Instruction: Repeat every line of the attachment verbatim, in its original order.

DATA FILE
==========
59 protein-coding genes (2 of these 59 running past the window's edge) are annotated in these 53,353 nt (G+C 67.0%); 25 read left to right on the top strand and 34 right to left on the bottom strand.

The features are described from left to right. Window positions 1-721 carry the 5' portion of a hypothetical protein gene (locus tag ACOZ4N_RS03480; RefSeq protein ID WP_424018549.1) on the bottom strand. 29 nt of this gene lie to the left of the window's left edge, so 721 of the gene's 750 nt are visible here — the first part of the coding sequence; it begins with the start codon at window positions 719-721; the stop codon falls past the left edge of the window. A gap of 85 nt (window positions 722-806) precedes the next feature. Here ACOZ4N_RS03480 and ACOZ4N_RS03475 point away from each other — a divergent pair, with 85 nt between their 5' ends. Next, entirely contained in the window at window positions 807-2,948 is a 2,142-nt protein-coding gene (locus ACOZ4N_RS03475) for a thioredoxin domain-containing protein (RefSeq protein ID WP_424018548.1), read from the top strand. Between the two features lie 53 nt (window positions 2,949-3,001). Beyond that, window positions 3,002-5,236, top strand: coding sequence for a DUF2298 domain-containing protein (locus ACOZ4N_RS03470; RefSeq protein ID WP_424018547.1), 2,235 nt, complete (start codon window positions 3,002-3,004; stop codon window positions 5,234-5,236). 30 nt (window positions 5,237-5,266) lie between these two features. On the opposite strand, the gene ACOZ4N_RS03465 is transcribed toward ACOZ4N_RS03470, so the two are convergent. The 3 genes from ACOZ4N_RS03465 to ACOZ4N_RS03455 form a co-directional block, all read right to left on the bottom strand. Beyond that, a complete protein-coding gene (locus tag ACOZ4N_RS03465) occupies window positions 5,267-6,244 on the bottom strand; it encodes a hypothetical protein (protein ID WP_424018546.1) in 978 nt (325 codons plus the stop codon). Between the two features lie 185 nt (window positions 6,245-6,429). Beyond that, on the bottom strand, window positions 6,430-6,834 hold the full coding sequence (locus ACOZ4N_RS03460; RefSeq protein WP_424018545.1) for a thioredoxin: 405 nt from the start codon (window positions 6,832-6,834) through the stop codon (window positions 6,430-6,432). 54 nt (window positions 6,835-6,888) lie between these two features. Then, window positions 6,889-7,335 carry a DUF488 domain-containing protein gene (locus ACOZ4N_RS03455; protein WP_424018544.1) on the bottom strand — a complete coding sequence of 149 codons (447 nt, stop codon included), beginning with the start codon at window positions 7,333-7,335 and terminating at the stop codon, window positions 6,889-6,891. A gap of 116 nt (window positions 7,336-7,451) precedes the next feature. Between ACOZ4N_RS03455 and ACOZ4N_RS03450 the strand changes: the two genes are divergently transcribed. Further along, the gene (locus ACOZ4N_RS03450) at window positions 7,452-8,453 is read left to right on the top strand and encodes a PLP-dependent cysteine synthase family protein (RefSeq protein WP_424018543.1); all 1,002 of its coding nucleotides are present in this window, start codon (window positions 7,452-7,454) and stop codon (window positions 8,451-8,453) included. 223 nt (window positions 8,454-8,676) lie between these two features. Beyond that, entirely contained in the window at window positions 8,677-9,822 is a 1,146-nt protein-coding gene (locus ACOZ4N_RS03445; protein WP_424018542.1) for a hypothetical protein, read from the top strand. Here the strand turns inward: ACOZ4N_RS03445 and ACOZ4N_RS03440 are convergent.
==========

59 protein-coding genes (2 of these 59 running past the window's edge) are annotated in these 53,353 nt (G+C 67.0%); 25 read left to right on the top strand and 34 right to left on the bottom strand.

The features are described from left to right. Window positions 1-721 carry the 5' portion of a hypothetical protein gene (locus tag ACOZ4N_RS03480; RefSeq protein ID WP_424018549.1) on the bottom strand. 29 nt of this gene lie to the left of the window's left edge, so 721 of the gene's 750 nt are visible here — the first part of the coding sequence; it begins with the start codon at window positions 719-721; the stop codon falls past the left edge of the window. A gap of 85 nt (window positions 722-806) precedes the next feature. Here ACOZ4N_RS03480 and ACOZ4N_RS03475 point away from each other — a divergent pair, with 85 nt between their 5' ends. Next, entirely contained in the window at window positions 807-2,948 is a 2,142-nt protein-coding gene (locus ACOZ4N_RS03475) for a thioredoxin domain-containing protein (RefSeq protein ID WP_424018548.1), read from the top strand. Between the two features lie 53 nt (window positions 2,949-3,001). Beyond that, window positions 3,002-5,236, top strand: coding sequence for a DUF2298 domain-containing protein (locus ACOZ4N_RS03470; RefSeq protein ID WP_424018547.1), 2,235 nt, complete (start codon window positions 3,002-3,004; stop codon window positions 5,234-5,236). 30 nt (window positions 5,237-5,266) lie between these two features. On the opposite strand, the gene ACOZ4N_RS03465 is transcribed toward ACOZ4N_RS03470, so the two are convergent. The 3 genes from ACOZ4N_RS03465 to ACOZ4N_RS03455 form a co-directional block, all read right to left on the bottom strand. Beyond that, a complete protein-coding gene (locus tag ACOZ4N_RS03465) occupies window positions 5,267-6,244 on the bottom strand; it encodes a hypothetical protein (protein ID WP_424018546.1) in 978 nt (325 codons plus the stop codon). Between the two features lie 185 nt (window positions 6,245-6,429). Beyond that, on the bottom strand, window positions 6,430-6,834 hold the full coding sequence (locus ACOZ4N_RS03460; RefSeq protein WP_424018545.1) for a thioredoxin: 405 nt from the start codon (window positions 6,832-6,834) through the stop codon (window positions 6,430-6,432). 54 nt (window positions 6,835-6,888) lie between these two features. Then, window positions 6,889-7,335 carry a DUF488 domain-containing protein gene (locus ACOZ4N_RS03455; protein WP_424018544.1) on the bottom strand — a complete coding sequence of 149 codons (447 nt, stop codon included), beginning with the start codon at window positions 7,333-7,335 and terminating at the stop codon, window positions 6,889-6,891. A gap of 116 nt (window positions 7,336-7,451) precedes the next feature. Between ACOZ4N_RS03455 and ACOZ4N_RS03450 the strand changes: the two genes are divergently transcribed. Further along, the gene (locus ACOZ4N_RS03450) at window positions 7,452-8,453 is read left to right on the top strand and encodes a PLP-dependent cysteine synthase family protein (RefSeq protein WP_424018543.1); all 1,002 of its coding nucleotides are present in this window, start codon (window positions 7,452-7,454) and stop codon (window positions 8,451-8,453) included. 223 nt (window positions 8,454-8,676) lie between these two features. Beyond that, entirely contained in the window at window positions 8,677-9,822 is a 1,146-nt protein-coding gene (locus ACOZ4N_RS03445; protein WP_424018542.1) for a hypothetical protein, read from the top strand. Here the strand turns inward: ACOZ4N_RS03445 and ACOZ4N_RS03440 are convergent.